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Safeguard Magazine

Learning on the job

Looking for a way to earn respect, build relationships, gain new insights and be a better health and safety practitioner? SCOTT GESINGER suggests getting your hands dirty.

Many health and safety professionals will have been taught that adult learning is most effective when it is experiential – but how many of us apply this to ourselves?

You’ve probably encountered someone who writes procedures for tasks he or she does not understand: a ladder safety programme (but has never actually used an extension ladder); or a forklift safety rule (but has never actually driven a forklift).

Relying on health and safety practitioners to provide technical guidance for tasks they are experientially ignorant of is unwise and dangerous. How can you provide technical guidance if you have never experienced the activity? For that matter, when employees realise that the guidance they are asked to follow was written by someone who obviously has not experienced the activity, how are we to expect them to follow the guidance?

Consider the case of Chuck Yeager, a gifted US test pilot who in 1947 became the first person confirmed to have broken the sound barrier. He began his military career as an enlisted mechanic, and was made a Flying Sergeant when the Army Air Corps needed more pilots for service during the Second World War. In his 1986 autobiography, he recounts multiple instances where the knowledge he gained as an aircraft mechanic – building, repairing, and diagnosing mechanical issues – saved his life as a pilot in combat and when flying experimental aircraft.

By taking the time to understand a knowledge set outside of his immediate area of concern (piloting the aircraft), Yeager was able to apply a unique perspective to the challenge at hand (quickly diagnosing and dealing with an in-flight emergency) in such a manner as to provide for the most favourable outcome. Had he not understood the mechanics of how his aircraft worked, he would not have had the skillset to diagnose problems and understand the capabilities of his aircraft.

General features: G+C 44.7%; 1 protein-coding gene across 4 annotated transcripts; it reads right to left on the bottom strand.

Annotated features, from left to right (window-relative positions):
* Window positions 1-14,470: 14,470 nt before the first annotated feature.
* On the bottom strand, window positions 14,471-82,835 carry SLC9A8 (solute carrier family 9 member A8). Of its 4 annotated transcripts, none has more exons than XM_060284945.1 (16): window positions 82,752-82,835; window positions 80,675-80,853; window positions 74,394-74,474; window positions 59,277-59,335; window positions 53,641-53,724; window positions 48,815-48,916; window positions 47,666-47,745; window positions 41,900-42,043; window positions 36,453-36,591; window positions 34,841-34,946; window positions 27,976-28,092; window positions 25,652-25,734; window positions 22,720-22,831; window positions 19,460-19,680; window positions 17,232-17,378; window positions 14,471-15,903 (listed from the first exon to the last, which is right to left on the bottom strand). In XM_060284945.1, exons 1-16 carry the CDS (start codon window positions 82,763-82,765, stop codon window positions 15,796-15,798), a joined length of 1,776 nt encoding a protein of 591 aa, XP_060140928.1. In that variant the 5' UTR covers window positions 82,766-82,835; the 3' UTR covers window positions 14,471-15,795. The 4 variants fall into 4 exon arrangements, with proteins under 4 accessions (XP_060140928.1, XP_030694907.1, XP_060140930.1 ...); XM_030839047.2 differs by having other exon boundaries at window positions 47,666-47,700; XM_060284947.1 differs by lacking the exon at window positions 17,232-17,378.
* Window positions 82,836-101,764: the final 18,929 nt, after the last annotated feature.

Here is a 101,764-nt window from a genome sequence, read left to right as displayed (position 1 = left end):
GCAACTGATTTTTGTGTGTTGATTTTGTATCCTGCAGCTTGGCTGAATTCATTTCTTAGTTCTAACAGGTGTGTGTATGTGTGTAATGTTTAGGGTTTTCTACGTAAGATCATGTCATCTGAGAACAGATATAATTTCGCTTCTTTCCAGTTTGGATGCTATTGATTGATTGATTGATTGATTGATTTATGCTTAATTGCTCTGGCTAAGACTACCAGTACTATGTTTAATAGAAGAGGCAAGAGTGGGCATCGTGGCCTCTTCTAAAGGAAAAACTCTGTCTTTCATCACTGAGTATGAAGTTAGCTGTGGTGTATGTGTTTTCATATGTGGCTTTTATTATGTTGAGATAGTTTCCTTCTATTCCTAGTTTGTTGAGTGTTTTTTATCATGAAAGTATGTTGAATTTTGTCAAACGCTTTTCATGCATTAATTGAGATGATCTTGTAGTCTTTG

Similarly, we as safety practitioners can gain knowledge outside of our immediate area of concern to apply unique perspectives to problem solving by engaging in the practice known as Gemba walks. As opposed to management by walking around, a Gemba walk is taking time to learn and understand the work being done by employees. It comes from a Japanese word for “the real place.” In lean management, a Gemba walk is when a member of management (or in this case H&S) goes to the “real place” where work is performed and learns how and why employees perform the work the way they do.

I suggest we take this concept one step further and schedule time each month to perform work with employees, side-by-side; similarly, a portion of our continuing education time each year should be dedicated to learning details about a technical skill related to the place of employment, such as becoming a certified forklift operator or attending a trade-related class.

Not only will working with line employees to learn their jobs improve your understanding of how the work in production areas is actually done, but it builds relationships and contributes to direct, unfiltered feedback from employees.